The following chart measures the change in HpS by month in a way that lets us determine which month is heating up fastest. Rather than measuring the overall average HpS for each month over the period 2000-2022, what I did was to compute two averages. The first was the average HpS for each month over the period 2000-2017 and the second was to compute the average HpS over the last 5 years, 2018-2022.  I then measured how much HpS had increased each month between those two averages.  This is what I got:

As you can see from this, the month of June is the clear leader. In fact, the number of HpS for June has increased by an average of 7.4 over the last 5 years, while December’s HpS has increased by only 1.4.  In simple terms, June is heating up faster than any other month.

There is no other metric that truly underscores how fast the changes are happening on our planet. Not the Keeling curve or other monthly measurements of greenhouse gasses. Not the rapidly shrinking global ice. Not the rapid rise of the global mean temperature over the 1850-1900 IPCC baseline. Not the burn scars across Siberia and the Amazon. Not the loss of species and habitats. None of these shows what the Earth energy imbalance shows.

The metric of HpS is one that we humans understand. We all have seen pictures of atomic explosions. Their heat is immense. The damage that even one explosion can do to a city is devastating. And yet, here we are, lighting off 9.91 of these bombs every second, nearly 36,000 an hour, over 850,000 a day. Humans have “warmed” the planet by the equivalent of 935,000,000 (935 million) Hiroshima nuclear bombs over the last three years.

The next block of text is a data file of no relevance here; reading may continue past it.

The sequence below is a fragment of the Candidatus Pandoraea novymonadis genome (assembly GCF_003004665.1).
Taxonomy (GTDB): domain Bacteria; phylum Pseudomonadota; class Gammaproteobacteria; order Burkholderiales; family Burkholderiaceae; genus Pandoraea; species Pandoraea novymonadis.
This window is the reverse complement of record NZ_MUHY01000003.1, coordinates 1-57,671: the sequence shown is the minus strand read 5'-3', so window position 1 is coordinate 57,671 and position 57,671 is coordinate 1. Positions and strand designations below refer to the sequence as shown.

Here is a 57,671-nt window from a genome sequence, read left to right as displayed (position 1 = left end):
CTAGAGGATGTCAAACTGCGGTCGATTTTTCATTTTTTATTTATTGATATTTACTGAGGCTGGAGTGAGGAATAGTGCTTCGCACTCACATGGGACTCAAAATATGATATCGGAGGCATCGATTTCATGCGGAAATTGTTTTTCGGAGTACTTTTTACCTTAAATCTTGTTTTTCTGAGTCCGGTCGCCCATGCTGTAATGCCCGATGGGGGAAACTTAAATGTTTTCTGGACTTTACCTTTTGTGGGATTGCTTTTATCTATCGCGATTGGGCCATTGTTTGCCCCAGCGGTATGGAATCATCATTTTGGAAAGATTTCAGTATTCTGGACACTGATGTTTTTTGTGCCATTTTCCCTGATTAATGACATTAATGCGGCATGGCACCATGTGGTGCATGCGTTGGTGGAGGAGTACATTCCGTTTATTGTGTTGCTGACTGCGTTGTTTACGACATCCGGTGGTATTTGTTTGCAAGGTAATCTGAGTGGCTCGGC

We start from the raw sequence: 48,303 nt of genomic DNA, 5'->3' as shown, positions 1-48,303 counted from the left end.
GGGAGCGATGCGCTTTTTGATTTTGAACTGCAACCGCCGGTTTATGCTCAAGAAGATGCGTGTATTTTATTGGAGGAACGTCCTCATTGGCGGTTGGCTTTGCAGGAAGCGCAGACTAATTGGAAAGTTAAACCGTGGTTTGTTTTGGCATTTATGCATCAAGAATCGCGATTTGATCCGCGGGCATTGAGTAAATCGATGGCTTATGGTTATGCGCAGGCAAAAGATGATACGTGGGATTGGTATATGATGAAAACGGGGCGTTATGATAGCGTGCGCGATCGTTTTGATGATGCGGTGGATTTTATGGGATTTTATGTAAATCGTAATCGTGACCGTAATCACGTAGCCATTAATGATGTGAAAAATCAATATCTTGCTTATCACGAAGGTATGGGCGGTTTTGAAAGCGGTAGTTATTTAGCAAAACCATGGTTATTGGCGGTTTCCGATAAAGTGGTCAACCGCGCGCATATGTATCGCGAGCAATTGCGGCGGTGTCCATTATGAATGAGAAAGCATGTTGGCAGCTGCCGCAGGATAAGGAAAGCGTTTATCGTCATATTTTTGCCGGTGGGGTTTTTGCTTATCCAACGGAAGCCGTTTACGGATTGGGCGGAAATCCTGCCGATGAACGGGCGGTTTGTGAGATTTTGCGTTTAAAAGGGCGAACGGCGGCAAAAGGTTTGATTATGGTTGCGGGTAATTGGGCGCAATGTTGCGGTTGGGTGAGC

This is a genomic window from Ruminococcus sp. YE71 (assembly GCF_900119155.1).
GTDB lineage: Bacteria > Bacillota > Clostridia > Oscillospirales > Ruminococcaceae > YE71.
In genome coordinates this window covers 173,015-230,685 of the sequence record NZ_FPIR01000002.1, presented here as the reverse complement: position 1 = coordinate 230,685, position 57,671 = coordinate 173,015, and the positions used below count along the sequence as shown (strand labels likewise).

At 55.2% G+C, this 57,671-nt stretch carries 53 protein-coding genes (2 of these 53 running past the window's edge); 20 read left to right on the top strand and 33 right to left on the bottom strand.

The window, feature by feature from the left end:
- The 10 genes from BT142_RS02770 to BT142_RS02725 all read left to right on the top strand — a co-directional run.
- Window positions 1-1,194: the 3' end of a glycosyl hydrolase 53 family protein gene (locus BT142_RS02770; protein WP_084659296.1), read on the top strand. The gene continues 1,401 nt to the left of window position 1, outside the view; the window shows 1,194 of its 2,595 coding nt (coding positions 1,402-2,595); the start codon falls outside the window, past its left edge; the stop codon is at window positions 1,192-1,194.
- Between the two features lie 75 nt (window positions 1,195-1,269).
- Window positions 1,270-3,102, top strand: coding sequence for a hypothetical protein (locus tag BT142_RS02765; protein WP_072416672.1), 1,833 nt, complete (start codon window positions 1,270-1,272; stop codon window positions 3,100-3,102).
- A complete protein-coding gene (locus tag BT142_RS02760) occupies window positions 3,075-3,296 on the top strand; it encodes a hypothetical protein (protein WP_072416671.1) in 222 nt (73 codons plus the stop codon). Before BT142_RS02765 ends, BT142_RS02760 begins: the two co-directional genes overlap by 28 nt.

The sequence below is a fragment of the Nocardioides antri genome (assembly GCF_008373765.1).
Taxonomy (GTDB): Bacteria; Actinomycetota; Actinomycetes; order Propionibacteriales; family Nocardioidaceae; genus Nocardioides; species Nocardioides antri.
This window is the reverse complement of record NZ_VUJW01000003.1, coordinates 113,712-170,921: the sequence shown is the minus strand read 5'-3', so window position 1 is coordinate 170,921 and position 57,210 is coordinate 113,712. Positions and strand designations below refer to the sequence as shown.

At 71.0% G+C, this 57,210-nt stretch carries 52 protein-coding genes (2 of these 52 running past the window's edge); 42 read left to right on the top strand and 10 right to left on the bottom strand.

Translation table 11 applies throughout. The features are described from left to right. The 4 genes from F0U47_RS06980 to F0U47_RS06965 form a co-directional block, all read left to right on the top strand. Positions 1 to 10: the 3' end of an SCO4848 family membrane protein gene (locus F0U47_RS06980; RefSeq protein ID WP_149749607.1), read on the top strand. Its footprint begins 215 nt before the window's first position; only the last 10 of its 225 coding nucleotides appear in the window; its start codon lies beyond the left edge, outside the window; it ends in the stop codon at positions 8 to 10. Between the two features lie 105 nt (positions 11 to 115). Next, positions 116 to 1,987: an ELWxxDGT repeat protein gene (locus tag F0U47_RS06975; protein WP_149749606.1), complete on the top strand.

We can go even further. If we look at the average HpS over the last 20 years (the period September 2002 – August 2022), then it turns out that the long-term average is about 6.74 HpS globally and about 6.1 HpS into the oceans. At the very lowest end, this is the minimum number mainstream media should report. Anything less than reporting the oceans heating at a rate of 6 HpS (like the CBSNews article) is just hogwash innumerate reporting. And this value is averaged over 20 years, not the most recent value at all.

Adding the last 20 years all up, we get total warming due to the EEI over the last 20 years equivalent to lighting off 4,250,000,000 (4.25 billion) Hiroshima nuclear bombs, of which about 3.8 billion went into heating the oceans.

Our planet is on fire and the fire is getting hotter. We, together with all the living breathing species on our planet, are hurtling towards our collective oblivion. Be kind. Be generous. Be of service.

Eliot Jacobson, Ph.D.

Retired professor of mathematics and computer science, retired casino consultant, now a full time volunteer, husband and grandfather. Know-it-all doomer. Born in the year 316 ppm CO2.

9 thoughts on “How Many Hiroshima Bombs per Second?

  • January 16, 2023 at 7:23 am

    Great piece!!! Stay safe!!

  • January 16, 2023 at 7:48 am

    And some are worried of a nuclear threat and winter, while been bombing ourselves all along!
    Thanks for the correction and perspectives, Elliot

  • January 16, 2023 at 9:21 am

    Thanks for this, but there is another metric to demonstrate the negative effects of the same population density stress that’s driving global warming and that’s our collapsing health: 55-60% of adult Americans have at least one serious chronic medical condition requiring ongoing medical attention, one in five (20%) of working adults (20-50yo) are dying from alcohol related diseases, our youth are ever more faced with the bleak future and suffering from the “diseases of despair” (Deatons), and all of this is accelerating parallel to the ocean warming (heating) graph. BTW, each and every human living today is producing 160 BTUs/hr from metabolism, so 160 X 24 X 365 X 8B. You do the math! And yet, we insist on following the advertising dictates of corporate America to travel in fossil fuel burning machines and the world burned 8B metric tons of coal last year, one for every man, woman, and child on the dying planet. Is this really the world we should be bringing another innocent life kicking and screaming into? Stress R Us